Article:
Using WSL (Windows Subsystem for Linux) to extend your your Windows experience
WSL - Windows Subsystem for Linux
Windows Subsystem for Linux is a compatibility layer for running Linux binary executables natively on Windows 10 and Windows Server 2019. In May 2019, WSL 2 was announced, introducing important changes such as a real Linux kernel, through a subset of Hyper-V features.
Also known as WSL, it has revolutionized the way I interact with my environment in Windows. In my case, i’m primarily using Ubuntu 20.04:
tdieter@d-desktop:/coderepo/troydieter.com$ lsb_release -a No LSB modules are available. Distributor ID: Ubuntu Description: Ubuntu 20.04 LTS Release: 20.04 Codename: focal
In addition to Ubuntu, there is multiple Linux distributions to choose from:
- Ubuntu 16.04 LTS
- Ubuntu 18.04 LTS
- Ubuntu 20.04 LTS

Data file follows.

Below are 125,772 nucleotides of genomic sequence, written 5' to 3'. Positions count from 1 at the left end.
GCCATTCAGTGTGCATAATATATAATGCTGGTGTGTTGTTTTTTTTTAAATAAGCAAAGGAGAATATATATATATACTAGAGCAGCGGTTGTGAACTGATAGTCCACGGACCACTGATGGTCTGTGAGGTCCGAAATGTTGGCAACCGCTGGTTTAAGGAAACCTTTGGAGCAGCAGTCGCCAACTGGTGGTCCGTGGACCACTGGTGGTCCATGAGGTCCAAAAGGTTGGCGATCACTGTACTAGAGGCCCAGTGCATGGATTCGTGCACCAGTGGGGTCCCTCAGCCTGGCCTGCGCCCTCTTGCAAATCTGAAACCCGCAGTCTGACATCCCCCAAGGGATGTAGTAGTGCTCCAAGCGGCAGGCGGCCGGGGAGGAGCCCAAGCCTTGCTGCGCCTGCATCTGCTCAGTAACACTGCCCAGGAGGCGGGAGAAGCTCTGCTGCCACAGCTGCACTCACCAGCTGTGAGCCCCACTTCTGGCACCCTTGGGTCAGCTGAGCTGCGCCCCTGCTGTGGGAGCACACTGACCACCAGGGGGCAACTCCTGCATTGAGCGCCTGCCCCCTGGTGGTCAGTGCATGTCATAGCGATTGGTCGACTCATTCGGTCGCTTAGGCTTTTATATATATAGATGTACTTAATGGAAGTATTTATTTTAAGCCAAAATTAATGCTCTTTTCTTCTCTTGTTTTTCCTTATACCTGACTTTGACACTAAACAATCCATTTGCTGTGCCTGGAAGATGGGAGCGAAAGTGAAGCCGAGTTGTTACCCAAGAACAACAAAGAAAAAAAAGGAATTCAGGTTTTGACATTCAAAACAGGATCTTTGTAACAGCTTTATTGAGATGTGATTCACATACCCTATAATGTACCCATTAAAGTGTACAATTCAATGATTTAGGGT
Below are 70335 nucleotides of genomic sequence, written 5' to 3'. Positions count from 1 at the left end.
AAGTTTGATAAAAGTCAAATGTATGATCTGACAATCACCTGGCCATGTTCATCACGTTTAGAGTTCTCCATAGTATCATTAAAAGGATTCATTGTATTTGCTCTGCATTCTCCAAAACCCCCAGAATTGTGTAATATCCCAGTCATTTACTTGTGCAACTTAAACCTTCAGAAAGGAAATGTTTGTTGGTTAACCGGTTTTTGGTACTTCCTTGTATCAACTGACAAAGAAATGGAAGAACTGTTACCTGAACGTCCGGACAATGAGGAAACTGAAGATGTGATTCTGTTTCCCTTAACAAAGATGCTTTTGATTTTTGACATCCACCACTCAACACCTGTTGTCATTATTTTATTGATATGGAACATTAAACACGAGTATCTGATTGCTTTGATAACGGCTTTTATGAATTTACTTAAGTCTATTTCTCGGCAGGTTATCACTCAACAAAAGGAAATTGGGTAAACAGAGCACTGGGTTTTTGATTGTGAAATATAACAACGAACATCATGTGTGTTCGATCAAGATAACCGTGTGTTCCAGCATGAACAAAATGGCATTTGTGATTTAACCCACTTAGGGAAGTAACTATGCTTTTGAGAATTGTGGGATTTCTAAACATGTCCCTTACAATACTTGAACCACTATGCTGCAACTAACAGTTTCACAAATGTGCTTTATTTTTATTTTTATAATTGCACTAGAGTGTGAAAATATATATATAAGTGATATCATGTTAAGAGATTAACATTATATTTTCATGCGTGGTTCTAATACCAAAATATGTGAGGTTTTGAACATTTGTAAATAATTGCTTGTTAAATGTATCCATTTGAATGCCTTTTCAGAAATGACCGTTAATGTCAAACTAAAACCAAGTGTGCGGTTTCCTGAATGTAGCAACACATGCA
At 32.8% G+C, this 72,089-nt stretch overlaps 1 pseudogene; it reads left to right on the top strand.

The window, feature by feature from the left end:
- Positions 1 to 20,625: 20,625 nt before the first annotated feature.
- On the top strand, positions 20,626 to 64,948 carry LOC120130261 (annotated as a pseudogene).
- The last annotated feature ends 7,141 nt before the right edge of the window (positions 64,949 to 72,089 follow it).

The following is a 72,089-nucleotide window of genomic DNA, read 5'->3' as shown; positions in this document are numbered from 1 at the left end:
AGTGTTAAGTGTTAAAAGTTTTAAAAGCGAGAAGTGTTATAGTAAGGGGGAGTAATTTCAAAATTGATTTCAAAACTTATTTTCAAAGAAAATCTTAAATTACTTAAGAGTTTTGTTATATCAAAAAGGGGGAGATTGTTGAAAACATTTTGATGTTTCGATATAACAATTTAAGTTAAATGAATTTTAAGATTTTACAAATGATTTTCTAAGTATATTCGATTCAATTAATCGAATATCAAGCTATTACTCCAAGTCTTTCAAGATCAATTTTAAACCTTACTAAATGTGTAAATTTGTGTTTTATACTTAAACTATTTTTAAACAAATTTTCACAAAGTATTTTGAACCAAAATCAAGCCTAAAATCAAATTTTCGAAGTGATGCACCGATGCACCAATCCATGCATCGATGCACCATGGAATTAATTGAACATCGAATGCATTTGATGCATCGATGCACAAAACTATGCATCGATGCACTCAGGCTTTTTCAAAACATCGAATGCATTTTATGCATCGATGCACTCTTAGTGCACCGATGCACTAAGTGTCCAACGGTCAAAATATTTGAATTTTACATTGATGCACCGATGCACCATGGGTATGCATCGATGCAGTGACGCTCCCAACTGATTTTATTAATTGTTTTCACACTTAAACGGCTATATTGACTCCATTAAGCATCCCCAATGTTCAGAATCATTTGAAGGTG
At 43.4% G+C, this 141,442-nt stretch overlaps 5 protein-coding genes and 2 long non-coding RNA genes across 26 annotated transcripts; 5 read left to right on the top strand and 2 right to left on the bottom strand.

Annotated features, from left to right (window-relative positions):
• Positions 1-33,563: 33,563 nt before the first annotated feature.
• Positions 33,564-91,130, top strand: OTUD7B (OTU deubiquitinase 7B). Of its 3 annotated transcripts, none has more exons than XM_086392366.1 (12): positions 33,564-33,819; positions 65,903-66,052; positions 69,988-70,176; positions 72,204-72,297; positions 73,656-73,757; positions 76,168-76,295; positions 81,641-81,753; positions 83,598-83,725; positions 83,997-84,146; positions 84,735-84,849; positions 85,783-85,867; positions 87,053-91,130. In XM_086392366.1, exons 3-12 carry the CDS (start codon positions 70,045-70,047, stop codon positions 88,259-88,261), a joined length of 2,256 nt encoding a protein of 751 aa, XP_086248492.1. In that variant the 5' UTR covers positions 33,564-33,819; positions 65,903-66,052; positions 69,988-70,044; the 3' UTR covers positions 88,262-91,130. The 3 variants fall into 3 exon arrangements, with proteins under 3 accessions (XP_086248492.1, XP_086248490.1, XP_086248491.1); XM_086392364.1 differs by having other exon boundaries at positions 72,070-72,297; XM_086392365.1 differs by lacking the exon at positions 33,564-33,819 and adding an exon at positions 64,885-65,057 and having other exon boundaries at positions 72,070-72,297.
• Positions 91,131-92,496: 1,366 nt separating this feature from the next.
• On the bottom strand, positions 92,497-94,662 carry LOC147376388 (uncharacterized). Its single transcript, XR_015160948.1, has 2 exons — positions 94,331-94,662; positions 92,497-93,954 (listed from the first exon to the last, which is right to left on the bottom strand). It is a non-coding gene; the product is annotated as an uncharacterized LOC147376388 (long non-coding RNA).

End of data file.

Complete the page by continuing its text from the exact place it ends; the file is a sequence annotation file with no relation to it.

- openSUSE Leap 15.1
- SUSE Linux Enterprise Server 12 SP5
- SUSE Linux Enterprise Server 15 SP1
- Kali Linux
- Debian GNU/Linux
- Fedora Remix for WSL
- Pengwin Enterprise
- Alpine WSL
Windows Subsystem for Linux allows me to run all my native tools to Linux that i’m accustomed to.
Backups of the environment (can) still be a manual process. When backed up, it makes it easier to migrate to other machines or disaster recovery.
General practice for backups:
rsync --archive --verbose --delete /home/yourhomeusername/ /mnt/c/Users/yourwindowsusername/wsl2-backup/
Thanks to Stephen’s Thoughts, he has an automated way to perform these backups using a bash script (look towards the bottom).
As referenced by the official Microsoft documentation, please use the following to install WSL2.